Pavement or paradise? Asheville’s future is yours to decide

Perrin de Jong

BY PERRIN de JONG

We’ve all seen the damage Asheville’s recent building boom has wrought on our quality of life. Now city planners have big plans for accelerating this change and transforming our town into a place you may not recognize.

The name of the proposal is the “open space amendment,”  and the goal is to dramatically slash, and in some cases, eliminate, the open space that developers are now required to provide with larger construction projects. It’s more complicated than this, but for the sake of conversation, you can think of open space as anywhere on a piece of property where developers can’t put a building.

A lopsided task force

Early this year, city staff from the Planning and Urban Design Department assembled a task force to help shape the proposal. I got a sense of what the final product would look like when I saw that most of the task force participants selected were developers, employees of developers or people who work closely with developers in their daily jobs and positions throughout city government. A lopsided minority of the task force was made up of me and other members of the city’s Urban Forestry Commission, along with other community advocates who aren’t aligned with developers’ interests.

When the work of the task force got underway, the first thing we asked of staff was to inform the public of the proposals being discussed and solicit public feedback on those plans. It really stuck in my craw when this idea was rejected, as though local residents have no place in shaping the future of their own community. Things got worse when staff kept their thumbs on the scale to ensure that developers got nearly everything they wanted, despite strong opposition from other task force members. They also kept their thumbs on the scale to ensure that the only objectives community-minded advocates on the task force could achieve were those the developers didn’t feel inconvenienced by.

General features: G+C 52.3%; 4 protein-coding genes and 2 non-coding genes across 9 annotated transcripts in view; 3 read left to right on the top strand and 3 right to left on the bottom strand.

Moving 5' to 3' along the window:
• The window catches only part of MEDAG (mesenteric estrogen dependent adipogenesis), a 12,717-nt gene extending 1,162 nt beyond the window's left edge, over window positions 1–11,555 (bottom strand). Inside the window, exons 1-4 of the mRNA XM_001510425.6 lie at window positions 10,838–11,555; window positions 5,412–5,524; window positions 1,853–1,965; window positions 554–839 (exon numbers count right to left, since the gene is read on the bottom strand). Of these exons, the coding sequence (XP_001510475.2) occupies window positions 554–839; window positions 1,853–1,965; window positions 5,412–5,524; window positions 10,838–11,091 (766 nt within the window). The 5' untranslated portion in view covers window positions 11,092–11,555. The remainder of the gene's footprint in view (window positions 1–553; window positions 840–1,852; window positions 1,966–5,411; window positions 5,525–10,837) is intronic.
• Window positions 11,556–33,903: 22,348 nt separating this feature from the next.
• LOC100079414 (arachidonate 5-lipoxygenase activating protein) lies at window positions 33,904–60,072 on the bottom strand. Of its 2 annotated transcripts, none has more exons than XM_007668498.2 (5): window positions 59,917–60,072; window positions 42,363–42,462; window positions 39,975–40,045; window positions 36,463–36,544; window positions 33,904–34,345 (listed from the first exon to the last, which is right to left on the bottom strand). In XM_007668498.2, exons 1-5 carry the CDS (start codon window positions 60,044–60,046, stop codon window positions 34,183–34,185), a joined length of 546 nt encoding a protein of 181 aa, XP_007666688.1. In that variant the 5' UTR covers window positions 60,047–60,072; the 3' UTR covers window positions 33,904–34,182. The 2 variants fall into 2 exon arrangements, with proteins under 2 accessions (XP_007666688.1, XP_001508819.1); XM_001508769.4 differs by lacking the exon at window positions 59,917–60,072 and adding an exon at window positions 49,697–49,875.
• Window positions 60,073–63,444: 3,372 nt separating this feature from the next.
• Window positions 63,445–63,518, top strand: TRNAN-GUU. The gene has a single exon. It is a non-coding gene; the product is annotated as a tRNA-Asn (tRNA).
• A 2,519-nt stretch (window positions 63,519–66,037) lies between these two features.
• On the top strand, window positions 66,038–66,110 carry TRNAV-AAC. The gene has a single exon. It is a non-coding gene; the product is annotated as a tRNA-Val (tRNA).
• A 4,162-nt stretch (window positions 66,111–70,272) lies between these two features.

Slashing open space

So it came as no surprise when my concerns about the end result of this imbalanced process were realized. Relative to Asheville’s existing open-space laws, the proposal would slash the minimum size of open space by up to 80% and cut the total amount of open space required by up to 50%.